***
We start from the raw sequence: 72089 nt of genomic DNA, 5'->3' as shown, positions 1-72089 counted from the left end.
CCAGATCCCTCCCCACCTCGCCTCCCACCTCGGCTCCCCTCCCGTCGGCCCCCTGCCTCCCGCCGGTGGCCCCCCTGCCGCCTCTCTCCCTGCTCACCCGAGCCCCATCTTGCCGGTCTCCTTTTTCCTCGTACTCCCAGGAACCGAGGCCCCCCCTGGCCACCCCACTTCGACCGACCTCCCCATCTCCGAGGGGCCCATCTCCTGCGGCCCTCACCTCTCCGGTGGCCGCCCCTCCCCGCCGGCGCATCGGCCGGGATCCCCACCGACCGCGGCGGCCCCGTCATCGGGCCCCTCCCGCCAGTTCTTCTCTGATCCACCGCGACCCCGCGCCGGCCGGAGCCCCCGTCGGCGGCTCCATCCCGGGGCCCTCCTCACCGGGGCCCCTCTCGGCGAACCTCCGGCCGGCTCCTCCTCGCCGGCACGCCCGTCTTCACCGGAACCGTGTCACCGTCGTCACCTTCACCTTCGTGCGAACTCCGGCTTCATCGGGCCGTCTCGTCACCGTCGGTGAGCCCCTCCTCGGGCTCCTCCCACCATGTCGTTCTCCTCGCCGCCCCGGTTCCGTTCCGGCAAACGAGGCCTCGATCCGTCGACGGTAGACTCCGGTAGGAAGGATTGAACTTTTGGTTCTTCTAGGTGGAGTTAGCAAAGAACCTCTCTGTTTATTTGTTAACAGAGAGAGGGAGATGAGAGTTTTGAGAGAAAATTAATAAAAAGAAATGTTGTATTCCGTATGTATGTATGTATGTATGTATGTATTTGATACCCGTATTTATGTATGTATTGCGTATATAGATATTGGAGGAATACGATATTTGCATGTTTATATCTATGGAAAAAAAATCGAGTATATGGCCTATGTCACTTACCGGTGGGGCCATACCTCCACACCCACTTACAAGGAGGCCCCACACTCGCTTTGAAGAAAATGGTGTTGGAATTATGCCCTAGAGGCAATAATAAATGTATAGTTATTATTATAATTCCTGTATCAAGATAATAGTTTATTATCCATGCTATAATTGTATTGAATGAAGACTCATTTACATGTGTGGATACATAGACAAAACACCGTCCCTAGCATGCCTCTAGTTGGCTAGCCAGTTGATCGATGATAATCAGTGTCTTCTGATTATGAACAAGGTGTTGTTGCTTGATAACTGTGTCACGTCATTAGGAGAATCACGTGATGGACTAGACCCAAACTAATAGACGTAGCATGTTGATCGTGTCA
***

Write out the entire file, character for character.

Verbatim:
We start from the raw sequence: 72089 nt of genomic DNA, 5'->3' as shown, positions 1-72089 counted from the left end.
CCAGATCCCTCCCCACCTCGCCTCCCACCTCGGCTCCCCTCCCGTCGGCCCCCTGCCTCCCGCCGGTGGCCCCCCTGCCGCCTCTCTCCCTGCTCACCCGAGCCCCATCTTGCCGGTCTCCTTTTTCCTCGTACTCCCAGGAACCGAGGCCCCCCCTGGCCACCCCACTTCGACCGACCTCCCCATCTCCGAGGGGCCCATCTCCTGCGGCCCTCACCTCTCCGGTGGCCGCCCCTCCCCGCCGGCGCATCGGCCGGGATCCCCACCGACCGCGGCGGCCCCGTCATCGGGCCCCTCCCGCCAGTTCTTCTCTGATCCACCGCGACCCCGCGCCGGCCGGAGCCCCCGTCGGCGGCTCCATCCCGGGGCCCTCCTCACCGGGGCCCCTCTCGGCGAACCTCCGGCCGGCTCCTCCTCGCCGGCACGCCCGTCTTCACCGGAACCGTGTCACCGTCGTCACCTTCACCTTCGTGCGAACTCCGGCTTCATCGGGCCGTCTCGTCACCGTCGGTGAGCCCCTCCTCGGGCTCCTCCCACCATGTCGTTCTCCTCGCCGCCCCGGTTCCGTTCCGGCAAACGAGGCCTCGATCCGTCGACGGTAGACTCCGGTAGGAAGGATTGAACTTTTGGTTCTTCTAGGTGGAGTTAGCAAAGAACCTCTCTGTTTATTTGTTAACAGAGAGAGGGAGATGAGAGTTTTGAGAGAAAATTAATAAAAAGAAATGTTGTATTCCGTATGTATGTATGTATGTATGTATGTATTTGATACCCGTATTTATGTATGTATTGCGTATATAGATATTGGAGGAATACGATATTTGCATGTTTATATCTATGGAAAAAAAATCGAGTATATGGCCTATGTCACTTACCGGTGGGGCCATACCTCCACACCCACTTACAAGGAGGCCCCACACTCGCTTTGAAGAAAATGGTGTTGGAATTATGCCCTAGAGGCAATAATAAATGTATAGTTATTATTATAATTCCTGTATCAAGATAATAGTTTATTATCCATGCTATAATTGTATTGAATGAAGACTCATTTACATGTGTGGATACATAGACAAAACACCGTCCCTAGCATGCCTCTAGTTGGCTAGCCAGTTGATCGATGATAATCAGTGTCTTCTGATTATGAACAAGGTGTTGTTGCTTGATAACTGTGTCACGTCATTAGGAGAATCACGTGATGGACTAGACCCAAACTAATAGACGTAGCATGTTGATCGTGTCA